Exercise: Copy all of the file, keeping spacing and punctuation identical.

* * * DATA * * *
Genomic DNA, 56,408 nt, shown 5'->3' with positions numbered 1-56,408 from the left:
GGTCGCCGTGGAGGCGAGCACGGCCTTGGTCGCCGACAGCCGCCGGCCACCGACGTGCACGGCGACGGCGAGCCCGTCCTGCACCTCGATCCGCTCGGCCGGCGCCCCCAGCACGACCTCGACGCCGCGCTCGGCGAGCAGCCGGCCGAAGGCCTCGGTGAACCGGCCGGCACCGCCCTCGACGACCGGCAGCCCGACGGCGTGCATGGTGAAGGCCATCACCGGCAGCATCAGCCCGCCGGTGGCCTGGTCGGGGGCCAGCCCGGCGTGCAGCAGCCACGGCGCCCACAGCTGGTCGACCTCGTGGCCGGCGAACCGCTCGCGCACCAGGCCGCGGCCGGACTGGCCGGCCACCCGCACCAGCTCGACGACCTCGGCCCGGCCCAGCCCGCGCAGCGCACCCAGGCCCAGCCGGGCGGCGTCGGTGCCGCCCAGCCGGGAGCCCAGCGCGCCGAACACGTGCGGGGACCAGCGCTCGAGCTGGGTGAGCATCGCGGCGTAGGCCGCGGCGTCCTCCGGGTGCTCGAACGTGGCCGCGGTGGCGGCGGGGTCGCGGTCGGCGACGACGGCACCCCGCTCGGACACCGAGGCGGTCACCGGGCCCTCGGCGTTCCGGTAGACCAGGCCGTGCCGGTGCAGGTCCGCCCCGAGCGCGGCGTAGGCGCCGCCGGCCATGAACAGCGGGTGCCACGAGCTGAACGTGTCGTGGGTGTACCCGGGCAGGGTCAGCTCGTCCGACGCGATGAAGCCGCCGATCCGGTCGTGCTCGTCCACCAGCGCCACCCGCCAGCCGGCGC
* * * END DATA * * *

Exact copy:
Genomic DNA, 56,408 nt, shown 5'->3' with positions numbered 1-56,408 from the left:
GGTCGCCGTGGAGGCGAGCACGGCCTTGGTCGCCGACAGCCGCCGGCCACCGACGTGCACGGCGACGGCGAGCCCGTCCTGCACCTCGATCCGCTCGGCCGGCGCCCCCAGCACGACCTCGACGCCGCGCTCGGCGAGCAGCCGGCCGAAGGCCTCGGTGAACCGGCCGGCACCGCCCTCGACGACCGGCAGCCCGACGGCGTGCATGGTGAAGGCCATCACCGGCAGCATCAGCCCGCCGGTGGCCTGGTCGGGGGCCAGCCCGGCGTGCAGCAGCCACGGCGCCCACAGCTGGTCGACCTCGTGGCCGGCGAACCGCTCGCGCACCAGGCCGCGGCCGGACTGGCCGGCCACCCGCACCAGCTCGACGACCTCGGCCCGGCCCAGCCCGCGCAGCGCACCCAGGCCCAGCCGGGCGGCGTCGGTGCCGCCCAGCCGGGAGCCCAGCGCGCCGAACACGTGCGGGGACCAGCGCTCGAGCTGGGTGAGCATCGCGGCGTAGGCCGCGGCGTCCTCCGGGTGCTCGAACGTGGCCGCGGTGGCGGCGGGGTCGCGGTCGGCGACGACGGCACCCCGCTCGGACACCGAGGCGGTCACCGGGCCCTCGGCGTTCCGGTAGACCAGGCCGTGCCGGTGCAGGTCCGCCCCGAGCGCGGCGTAGGCGCCGCCGGCCATGAACAGCGGGTGCCACGAGCTGAACGTGTCGTGGGTGTACCCGGGCAGGGTCAGCTCGTCCGACGCGATGAAGCCGCCGATCCGGTCGTGCTCGTCCACCAGCGCCACCCGCCAGCCGGCGC